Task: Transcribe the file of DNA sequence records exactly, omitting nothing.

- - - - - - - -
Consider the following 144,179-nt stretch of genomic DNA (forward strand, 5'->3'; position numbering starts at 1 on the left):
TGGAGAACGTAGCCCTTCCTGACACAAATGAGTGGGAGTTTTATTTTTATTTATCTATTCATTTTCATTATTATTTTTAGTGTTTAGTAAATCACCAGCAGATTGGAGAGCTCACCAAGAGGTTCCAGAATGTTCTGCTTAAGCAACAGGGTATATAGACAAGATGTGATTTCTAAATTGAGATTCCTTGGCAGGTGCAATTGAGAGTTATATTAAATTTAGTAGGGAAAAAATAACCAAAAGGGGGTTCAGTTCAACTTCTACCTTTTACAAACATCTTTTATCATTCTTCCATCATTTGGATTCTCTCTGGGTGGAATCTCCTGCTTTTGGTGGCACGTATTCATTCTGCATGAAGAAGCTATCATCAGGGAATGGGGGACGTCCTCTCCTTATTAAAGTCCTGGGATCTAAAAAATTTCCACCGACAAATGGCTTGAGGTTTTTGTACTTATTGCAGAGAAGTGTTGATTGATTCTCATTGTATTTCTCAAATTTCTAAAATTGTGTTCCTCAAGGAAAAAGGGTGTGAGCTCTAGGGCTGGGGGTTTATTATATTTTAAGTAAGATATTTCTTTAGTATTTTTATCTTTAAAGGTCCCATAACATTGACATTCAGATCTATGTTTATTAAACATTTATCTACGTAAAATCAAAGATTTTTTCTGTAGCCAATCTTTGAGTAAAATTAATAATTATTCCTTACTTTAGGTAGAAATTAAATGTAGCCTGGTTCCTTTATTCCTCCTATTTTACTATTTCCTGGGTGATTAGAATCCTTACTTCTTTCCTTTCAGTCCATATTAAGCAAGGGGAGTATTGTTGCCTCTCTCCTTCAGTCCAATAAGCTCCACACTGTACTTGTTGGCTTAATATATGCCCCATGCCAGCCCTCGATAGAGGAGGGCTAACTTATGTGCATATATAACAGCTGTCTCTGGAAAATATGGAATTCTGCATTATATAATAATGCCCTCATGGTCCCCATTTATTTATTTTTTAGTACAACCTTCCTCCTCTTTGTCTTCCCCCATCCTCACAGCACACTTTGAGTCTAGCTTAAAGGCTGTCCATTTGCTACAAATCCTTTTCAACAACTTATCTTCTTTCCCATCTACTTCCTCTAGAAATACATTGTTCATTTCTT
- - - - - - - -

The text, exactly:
Consider the following 144,179-nt stretch of genomic DNA (forward strand, 5'->3'; position numbering starts at 1 on the left):
TGGAGAACGTAGCCCTTCCTGACACAAATGAGTGGGAGTTTTATTTTTATTTATCTATTCATTTTCATTATTATTTTTAGTGTTTAGTAAATCACCAGCAGATTGGAGAGCTCACCAAGAGGTTCCAGAATGTTCTGCTTAAGCAACAGGGTATATAGACAAGATGTGATTTCTAAATTGAGATTCCTTGGCAGGTGCAATTGAGAGTTATATTAAATTTAGTAGGGAAAAAATAACCAAAAGGGGGTTCAGTTCAACTTCTACCTTTTACAAACATCTTTTATCATTCTTCCATCATTTGGATTCTCTCTGGGTGGAATCTCCTGCTTTTGGTGGCACGTATTCATTCTGCATGAAGAAGCTATCATCAGGGAATGGGGGACGTCCTCTCCTTATTAAAGTCCTGGGATCTAAAAAATTTCCACCGACAAATGGCTTGAGGTTTTTGTACTTATTGCAGAGAAGTGTTGATTGATTCTCATTGTATTTCTCAAATTTCTAAAATTGTGTTCCTCAAGGAAAAAGGGTGTGAGCTCTAGGGCTGGGGGTTTATTATATTTTAAGTAAGATATTTCTTTAGTATTTTTATCTTTAAAGGTCCCATAACATTGACATTCAGATCTATGTTTATTAAACATTTATCTACGTAAAATCAAAGATTTTTTCTGTAGCCAATCTTTGAGTAAAATTAATAATTATTCCTTACTTTAGGTAGAAATTAAATGTAGCCTGGTTCCTTTATTCCTCCTATTTTACTATTTCCTGGGTGATTAGAATCCTTACTTCTTTCCTTTCAGTCCATATTAAGCAAGGGGAGTATTGTTGCCTCTCTCCTTCAGTCCAATAAGCTCCACACTGTACTTGTTGGCTTAATATATGCCCCATGCCAGCCCTCGATAGAGGAGGGCTAACTTATGTGCATATATAACAGCTGTCTCTGGAAAATATGGAATTCTGCATTATATAATAATGCCCTCATGGTCCCCATTTATTTATTTTTTAGTACAACCTTCCTCCTCTTTGTCTTCCCCCATCCTCACAGCACACTTTGAGTCTAGCTTAAAGGCTGTCCATTTGCTACAAATCCTTTTCAACAACTTATCTTCTTTCCCATCTACTTCCTCTAGAAATACATTGTTCATTTCTT